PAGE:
Lara Jakes Jordan of the Associated Press has targeted the Bush Campaign's use of churches to organize support, saying that it should cause those churches to lose their tax-exempt status. The idea is to have someone from each church that tends to be more conservative to serve as an organizer for that congregation. This person will garner support within that group. The problem, according to Jordan, is that a tax-exempt status requires a non-profit organization to remain independent of any political candidates. No campaigning for or against any candidate is allowed by such an organization. The Bush Campaign coordinator for the state in question replied that this is a way to organize individuals, and the use of churches is simply a way of finding the people who will more likely support the president. No campaigning need go on in the church building, and none need be endorsed by the church.
Regardless of whether that answer is sufficient, other questions come to my mind. This reminds me of the targeting of pro-life groups for similar reasons while ignoring the environmentalist advocacy groups, pro-abortion (not pro-choice, since they rely on abortions to pay their salaries) groups like Planned Parenthood, and other not-for-profit groups with liberal political axes to grind.
There's no law against campaigns targeting churches. The law is against churches remaining not-for-profit if they endorse a candidate. I can't therefore legally fault all the Democratic candidates who wouldn't darken the door of a church (or at least one that believes anything) most of the year but then have to put in some time keeping black people in line by speaking in black churches in communities they'd never normally set foot in and have never bothered to try to understand. It's pandering and condescending (in the negative sense), and it led fellow Democrat Mickey Kaus to call John Kerry the Pandescenderer. It's morally obnoxious to engage in such insulting behavior, but there's nothing illegal about it, at least for the candidate. It can be construed as a church supporting a political candidate, though. Given that most of these candidates couldn't exegete a biblical passage to save their life, what qualification do they have to be giving a sermon except as a candidate for public office giving a political lecture at the invitation of the church?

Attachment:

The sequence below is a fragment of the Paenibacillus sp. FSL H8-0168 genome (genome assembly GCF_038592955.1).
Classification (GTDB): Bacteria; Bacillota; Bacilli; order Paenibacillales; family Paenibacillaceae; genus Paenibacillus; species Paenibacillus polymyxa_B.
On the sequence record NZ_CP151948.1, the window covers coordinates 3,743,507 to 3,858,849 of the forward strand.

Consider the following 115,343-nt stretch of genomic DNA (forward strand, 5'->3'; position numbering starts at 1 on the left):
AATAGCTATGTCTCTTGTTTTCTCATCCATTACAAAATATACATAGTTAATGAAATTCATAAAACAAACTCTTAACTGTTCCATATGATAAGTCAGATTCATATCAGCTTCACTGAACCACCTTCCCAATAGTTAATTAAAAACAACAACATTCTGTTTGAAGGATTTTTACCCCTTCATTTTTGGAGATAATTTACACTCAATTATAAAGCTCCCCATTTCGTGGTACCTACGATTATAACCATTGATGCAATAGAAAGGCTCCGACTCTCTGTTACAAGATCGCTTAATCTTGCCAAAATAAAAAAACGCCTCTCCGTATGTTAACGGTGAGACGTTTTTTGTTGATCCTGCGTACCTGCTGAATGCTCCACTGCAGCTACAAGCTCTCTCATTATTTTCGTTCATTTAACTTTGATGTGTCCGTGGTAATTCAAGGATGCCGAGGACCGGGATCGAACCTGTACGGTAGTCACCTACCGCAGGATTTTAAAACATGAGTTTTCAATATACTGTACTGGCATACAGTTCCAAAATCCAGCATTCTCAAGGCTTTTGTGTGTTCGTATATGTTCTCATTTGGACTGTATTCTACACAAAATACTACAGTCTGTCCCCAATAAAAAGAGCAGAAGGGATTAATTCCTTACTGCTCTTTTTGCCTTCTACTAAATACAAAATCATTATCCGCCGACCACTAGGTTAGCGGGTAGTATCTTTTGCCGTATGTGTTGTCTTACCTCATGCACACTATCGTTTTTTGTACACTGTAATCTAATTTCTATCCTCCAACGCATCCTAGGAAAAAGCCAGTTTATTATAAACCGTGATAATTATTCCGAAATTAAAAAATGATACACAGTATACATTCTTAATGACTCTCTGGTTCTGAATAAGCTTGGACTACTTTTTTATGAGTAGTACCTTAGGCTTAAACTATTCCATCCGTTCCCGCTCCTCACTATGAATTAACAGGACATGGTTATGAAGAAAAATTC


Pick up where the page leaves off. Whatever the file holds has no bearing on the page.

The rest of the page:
I don't expect Lara Jakes Jordan to ask that question, though. It may simply be liberal bias, as with the pro-life case above. What other reason might explain the fact that something black churches have been doing for years is now a no-no when (predominantly) white churches do something not quite as clear but perhaps borderline.
I can think of one other potential explanation. You couldn't take tax-exempt status from a black church simply because they support a political candidate, at least when it's a Democrat, because the same standards don't apply. It's just natural for them to support Democrats, and there's nothing political about it. It's simply being black. To be black is to support Democrats. It's part of black identity. You can't hold black people, therefore, to a standard that would mean denying their very identity. We have separatist morality at work again.
Or maybe it's just liberal bias. That sounds less bad.